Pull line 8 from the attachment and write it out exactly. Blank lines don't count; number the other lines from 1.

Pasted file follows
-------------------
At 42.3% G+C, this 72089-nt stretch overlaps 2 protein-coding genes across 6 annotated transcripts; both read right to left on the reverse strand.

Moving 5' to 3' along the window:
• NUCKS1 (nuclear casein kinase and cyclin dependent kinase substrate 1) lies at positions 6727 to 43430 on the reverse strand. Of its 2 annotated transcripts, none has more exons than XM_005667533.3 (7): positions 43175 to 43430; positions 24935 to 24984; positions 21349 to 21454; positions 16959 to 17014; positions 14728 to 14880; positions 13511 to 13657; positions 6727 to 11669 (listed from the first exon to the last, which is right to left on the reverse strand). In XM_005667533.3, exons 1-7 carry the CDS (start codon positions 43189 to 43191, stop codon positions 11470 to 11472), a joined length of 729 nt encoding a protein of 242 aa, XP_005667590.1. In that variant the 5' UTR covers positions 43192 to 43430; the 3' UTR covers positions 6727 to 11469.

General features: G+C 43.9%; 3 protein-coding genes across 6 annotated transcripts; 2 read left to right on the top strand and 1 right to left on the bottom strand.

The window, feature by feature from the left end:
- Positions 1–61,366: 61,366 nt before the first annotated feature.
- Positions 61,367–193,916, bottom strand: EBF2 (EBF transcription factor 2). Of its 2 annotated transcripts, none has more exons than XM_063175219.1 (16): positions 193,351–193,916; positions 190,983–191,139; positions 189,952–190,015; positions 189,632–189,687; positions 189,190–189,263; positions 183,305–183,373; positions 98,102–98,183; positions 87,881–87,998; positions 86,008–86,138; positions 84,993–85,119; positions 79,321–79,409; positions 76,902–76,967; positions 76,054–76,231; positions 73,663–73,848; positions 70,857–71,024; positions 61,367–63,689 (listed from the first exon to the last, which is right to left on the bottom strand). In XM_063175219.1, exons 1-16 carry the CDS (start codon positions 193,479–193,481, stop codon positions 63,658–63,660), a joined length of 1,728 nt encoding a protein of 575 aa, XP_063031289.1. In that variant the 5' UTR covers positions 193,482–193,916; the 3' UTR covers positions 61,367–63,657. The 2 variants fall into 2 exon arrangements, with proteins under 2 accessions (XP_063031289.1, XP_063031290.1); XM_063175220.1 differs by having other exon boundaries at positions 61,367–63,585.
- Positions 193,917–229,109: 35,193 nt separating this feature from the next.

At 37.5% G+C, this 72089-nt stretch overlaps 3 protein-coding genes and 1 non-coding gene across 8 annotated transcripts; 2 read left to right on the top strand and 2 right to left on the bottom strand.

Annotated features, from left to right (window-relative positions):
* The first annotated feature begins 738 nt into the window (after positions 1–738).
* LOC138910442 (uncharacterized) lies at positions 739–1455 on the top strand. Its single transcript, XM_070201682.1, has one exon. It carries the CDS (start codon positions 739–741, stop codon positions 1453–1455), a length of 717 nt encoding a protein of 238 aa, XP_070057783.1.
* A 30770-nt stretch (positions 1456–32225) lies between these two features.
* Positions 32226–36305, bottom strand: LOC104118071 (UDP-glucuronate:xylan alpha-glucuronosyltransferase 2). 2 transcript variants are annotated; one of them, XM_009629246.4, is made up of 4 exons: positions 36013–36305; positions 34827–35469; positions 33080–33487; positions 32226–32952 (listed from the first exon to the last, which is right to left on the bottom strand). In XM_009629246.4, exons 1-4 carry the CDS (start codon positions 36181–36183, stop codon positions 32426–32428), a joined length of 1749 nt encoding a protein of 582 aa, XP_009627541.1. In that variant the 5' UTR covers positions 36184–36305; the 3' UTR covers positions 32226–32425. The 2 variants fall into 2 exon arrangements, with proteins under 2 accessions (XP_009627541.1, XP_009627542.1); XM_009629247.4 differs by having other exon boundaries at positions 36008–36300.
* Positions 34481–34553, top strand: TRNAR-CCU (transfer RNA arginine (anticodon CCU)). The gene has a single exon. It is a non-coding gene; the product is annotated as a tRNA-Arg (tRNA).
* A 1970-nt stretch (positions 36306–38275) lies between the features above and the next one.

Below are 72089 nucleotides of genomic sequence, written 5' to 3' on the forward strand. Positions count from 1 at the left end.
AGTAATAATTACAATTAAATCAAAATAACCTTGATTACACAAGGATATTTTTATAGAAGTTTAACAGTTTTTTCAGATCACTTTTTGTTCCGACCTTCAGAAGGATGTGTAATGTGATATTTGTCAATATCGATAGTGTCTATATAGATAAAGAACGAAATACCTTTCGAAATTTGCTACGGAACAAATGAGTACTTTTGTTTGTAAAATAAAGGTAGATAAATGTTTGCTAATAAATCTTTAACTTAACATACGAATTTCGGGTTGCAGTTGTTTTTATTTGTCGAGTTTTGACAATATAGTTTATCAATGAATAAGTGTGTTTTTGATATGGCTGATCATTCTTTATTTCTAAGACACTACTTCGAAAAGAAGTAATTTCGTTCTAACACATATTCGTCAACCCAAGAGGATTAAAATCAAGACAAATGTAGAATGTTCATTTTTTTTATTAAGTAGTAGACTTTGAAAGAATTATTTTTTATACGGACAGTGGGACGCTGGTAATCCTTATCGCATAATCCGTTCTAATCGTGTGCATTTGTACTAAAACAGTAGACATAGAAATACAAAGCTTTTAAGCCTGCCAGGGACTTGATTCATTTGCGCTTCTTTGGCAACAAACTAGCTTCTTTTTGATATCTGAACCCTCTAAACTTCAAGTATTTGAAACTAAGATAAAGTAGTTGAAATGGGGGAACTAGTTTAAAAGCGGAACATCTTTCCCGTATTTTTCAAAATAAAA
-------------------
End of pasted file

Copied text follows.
- Positions 193,917–229,109: 35,193 nt separating this feature from the next.